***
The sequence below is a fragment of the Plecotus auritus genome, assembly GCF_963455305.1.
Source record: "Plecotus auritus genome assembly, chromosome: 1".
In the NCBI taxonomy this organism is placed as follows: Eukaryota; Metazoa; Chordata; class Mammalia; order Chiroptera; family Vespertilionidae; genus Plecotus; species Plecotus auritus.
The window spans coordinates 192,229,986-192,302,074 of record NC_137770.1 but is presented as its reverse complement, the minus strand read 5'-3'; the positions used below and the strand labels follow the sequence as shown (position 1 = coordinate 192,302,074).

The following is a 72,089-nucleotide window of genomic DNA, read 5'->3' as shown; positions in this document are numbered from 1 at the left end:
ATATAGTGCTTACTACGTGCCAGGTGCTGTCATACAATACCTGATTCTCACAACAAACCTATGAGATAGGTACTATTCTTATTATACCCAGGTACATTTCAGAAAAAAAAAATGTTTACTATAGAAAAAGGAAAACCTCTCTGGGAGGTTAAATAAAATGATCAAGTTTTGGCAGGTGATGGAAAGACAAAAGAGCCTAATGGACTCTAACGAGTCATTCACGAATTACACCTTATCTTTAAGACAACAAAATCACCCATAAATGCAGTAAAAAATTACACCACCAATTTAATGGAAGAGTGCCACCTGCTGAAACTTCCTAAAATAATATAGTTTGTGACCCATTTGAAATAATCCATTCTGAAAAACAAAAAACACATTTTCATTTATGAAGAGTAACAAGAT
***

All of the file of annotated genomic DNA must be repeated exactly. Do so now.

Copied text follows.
The sequence below is a fragment of the Plecotus auritus genome, assembly GCF_963455305.1.
Source record: "Plecotus auritus genome assembly, chromosome: 1".
In the NCBI taxonomy this organism is placed as follows: Eukaryota; Metazoa; Chordata; class Mammalia; order Chiroptera; family Vespertilionidae; genus Plecotus; species Plecotus auritus.
The window spans coordinates 192,229,986-192,302,074 of record NC_137770.1 but is presented as its reverse complement, the minus strand read 5'-3'; the positions used below and the strand labels follow the sequence as shown (position 1 = coordinate 192,302,074).

The following is a 72,089-nucleotide window of genomic DNA, read 5'->3' as shown; positions in this document are numbered from 1 at the left end:
ATATAGTGCTTACTACGTGCCAGGTGCTGTCATACAATACCTGATTCTCACAACAAACCTATGAGATAGGTACTATTCTTATTATACCCAGGTACATTTCAGAAAAAAAAAATGTTTACTATAGAAAAAGGAAAACCTCTCTGGGAGGTTAAATAAAATGATCAAGTTTTGGCAGGTGATGGAAAGACAAAAGAGCCTAATGGACTCTAACGAGTCATTCACGAATTACACCTTATCTTTAAGACAACAAAATCACCCATAAATGCAGTAAAAAATTACACCACCAATTTAATGGAAGAGTGCCACCTGCTGAAACTTCCTAAAATAATATAGTTTGTGACCCATTTGAAATAATCCATTCTGAAAAACAAAAAACACATTTTCATTTATGAAGAGTAACAAGAT